If the insane endings to the Iron Bowl and “The Big Game” weren’t enough to make your Saturday, the other half of the SEC championship game went down to the wire. In possibly his last appearance in a Texas A&M uniform, Johnny Manziel was thrown off of his game all night in Faurot Field, the Tiger defense laying their hands on Johnny Football more than perhaps any defense this season. Future NFL draft pick Mike Evans was held to 8 yards, but the inconsistency of the Mizzou offense coupled with a surprising effort from the maligned Aggie defense kept things interesting well into the fourth quarter. With a little over three minutes to go, Missouri halfback Henry Josey broke free for 57 yards and the go ahead touchdown. Manziel, held to the lowest total yardage of his college career, was held back by the Mizzou defense on his last drive, forcing a resigned Kevin Sumlin to punt the ball and all but concede. A year ago, not a single soul would have predicted a Tiger vs. Tiger SEC Championship, at least not involving Auburn or Missouri. On Saturday, both will meet in the Georgia Dome, with national championship and BCS implications on the line. Regardless of the outcome, Guz Malzahn and Gary Pinkel will likely finish as number one and two, respectively, for national coach of the year honors.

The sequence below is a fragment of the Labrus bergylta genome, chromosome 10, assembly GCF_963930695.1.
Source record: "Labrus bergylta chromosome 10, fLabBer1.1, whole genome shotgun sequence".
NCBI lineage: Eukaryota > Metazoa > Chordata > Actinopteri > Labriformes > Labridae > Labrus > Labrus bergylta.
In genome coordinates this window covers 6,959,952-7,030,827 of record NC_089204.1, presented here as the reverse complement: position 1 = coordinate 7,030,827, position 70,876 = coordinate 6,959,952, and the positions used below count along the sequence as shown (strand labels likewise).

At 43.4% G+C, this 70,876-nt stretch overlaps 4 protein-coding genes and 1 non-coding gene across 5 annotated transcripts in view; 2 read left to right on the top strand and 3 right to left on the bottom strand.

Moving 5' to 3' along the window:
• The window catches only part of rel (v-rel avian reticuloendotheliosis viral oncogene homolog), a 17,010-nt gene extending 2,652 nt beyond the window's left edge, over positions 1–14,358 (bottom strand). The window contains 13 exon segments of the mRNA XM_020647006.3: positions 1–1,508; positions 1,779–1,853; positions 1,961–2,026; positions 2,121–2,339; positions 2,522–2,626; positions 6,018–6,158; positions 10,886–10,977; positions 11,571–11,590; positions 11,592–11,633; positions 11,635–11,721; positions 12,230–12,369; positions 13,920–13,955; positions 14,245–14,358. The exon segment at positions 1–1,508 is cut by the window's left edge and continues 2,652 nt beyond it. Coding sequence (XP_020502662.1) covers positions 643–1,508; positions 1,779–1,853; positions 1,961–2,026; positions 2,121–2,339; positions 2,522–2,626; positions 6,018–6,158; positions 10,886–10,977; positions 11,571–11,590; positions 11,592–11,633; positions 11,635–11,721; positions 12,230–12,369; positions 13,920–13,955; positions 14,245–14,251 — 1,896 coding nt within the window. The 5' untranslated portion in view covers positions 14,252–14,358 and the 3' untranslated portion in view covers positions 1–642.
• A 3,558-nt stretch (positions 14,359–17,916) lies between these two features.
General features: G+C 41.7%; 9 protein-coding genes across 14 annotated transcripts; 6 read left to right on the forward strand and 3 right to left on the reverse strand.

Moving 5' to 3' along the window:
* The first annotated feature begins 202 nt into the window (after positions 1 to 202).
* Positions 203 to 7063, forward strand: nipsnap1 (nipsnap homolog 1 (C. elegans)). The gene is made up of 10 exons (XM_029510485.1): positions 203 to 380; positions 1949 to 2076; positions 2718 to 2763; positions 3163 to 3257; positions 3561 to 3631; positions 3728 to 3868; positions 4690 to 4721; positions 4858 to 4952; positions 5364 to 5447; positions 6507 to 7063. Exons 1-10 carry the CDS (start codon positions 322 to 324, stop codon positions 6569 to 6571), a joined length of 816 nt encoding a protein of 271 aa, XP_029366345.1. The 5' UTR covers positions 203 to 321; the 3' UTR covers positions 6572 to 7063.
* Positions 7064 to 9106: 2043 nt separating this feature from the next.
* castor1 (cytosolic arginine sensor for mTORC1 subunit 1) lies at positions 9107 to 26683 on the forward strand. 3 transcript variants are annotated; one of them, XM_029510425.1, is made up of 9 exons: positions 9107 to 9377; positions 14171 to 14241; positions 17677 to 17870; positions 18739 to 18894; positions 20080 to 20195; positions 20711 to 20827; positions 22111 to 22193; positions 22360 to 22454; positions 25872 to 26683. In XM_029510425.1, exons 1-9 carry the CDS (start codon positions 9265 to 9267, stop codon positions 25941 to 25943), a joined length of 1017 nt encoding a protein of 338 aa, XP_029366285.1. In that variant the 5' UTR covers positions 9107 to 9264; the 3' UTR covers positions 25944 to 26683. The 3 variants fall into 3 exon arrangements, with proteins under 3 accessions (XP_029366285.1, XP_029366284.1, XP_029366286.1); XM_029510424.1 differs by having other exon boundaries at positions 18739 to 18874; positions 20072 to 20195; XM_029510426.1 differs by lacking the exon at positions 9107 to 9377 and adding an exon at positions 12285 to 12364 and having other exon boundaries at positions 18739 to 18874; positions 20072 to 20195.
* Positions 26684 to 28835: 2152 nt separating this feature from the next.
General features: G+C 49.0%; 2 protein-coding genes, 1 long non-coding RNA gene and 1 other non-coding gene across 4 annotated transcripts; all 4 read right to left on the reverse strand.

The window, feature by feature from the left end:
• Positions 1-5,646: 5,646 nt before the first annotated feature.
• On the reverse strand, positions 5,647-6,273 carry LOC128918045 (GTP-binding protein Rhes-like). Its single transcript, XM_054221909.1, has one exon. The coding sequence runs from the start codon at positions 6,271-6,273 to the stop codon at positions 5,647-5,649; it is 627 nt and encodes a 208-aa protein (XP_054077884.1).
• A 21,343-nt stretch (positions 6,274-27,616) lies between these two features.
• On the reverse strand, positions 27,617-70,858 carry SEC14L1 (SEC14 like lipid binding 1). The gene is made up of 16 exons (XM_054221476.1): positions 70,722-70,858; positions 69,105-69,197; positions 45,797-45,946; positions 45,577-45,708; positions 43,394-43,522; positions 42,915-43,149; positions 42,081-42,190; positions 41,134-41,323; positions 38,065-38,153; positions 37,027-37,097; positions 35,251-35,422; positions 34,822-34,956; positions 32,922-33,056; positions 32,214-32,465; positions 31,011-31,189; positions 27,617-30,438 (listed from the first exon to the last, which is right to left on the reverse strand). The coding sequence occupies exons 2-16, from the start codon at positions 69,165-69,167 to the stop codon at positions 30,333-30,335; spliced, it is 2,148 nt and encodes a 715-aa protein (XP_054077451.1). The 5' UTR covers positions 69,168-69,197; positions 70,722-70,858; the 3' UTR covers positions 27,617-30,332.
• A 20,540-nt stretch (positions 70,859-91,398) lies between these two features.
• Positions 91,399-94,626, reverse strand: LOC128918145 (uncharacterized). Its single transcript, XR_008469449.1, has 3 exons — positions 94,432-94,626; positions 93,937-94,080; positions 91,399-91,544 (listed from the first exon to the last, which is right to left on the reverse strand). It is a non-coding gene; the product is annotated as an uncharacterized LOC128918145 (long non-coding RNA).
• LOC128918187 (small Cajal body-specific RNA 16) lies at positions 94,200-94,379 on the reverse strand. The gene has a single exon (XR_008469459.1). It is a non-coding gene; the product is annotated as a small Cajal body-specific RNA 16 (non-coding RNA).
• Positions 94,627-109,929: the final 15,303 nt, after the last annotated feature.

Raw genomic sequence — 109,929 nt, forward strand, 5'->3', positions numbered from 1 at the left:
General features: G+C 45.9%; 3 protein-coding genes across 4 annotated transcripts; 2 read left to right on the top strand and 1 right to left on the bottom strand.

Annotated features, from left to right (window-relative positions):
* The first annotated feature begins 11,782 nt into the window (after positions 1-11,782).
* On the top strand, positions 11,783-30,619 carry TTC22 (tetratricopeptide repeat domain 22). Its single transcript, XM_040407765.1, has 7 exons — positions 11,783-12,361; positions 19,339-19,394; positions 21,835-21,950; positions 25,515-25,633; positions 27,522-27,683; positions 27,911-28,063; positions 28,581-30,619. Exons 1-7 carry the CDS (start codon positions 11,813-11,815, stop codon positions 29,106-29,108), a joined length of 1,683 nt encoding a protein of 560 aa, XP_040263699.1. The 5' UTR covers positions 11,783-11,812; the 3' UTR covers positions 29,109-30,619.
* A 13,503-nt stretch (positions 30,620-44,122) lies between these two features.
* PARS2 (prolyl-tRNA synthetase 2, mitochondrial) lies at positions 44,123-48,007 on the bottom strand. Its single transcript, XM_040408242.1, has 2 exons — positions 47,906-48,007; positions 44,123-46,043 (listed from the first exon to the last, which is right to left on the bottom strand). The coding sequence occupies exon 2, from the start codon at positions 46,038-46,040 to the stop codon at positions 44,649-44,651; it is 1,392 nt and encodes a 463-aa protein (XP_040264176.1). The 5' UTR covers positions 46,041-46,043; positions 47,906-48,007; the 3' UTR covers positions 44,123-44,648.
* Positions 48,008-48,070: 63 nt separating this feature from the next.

For now, only one team is safe. Florida State has all but punched its ticket to the national championship game in January. The Seminoles are number one in the nation for the first time since 2000 and face Duke next week in the ACC Championship game. The Noles will be multi-touchdown favorites over the Blue Devils and barring one of the most historic upsets in college football history, should take care of business rather handily. If last week’s loser was Oregon, this week’s is Alabama. Alabama, thanks to the success of both Auburn and Mizzou, are all but officially eliminated from national title contention. Sad day in Tuscaloosa, and for SEC faithful, given the very, very real possibility now that the SEC is not represented in the national title game. Still, for fans, you couldn’t ask for a better way to end the season. Every game matters and we won’t know who’s playing for it all in January until it’s announced on our TVs. Nothing, from the BCS title to the Chick Fil A Bowl is set in stone.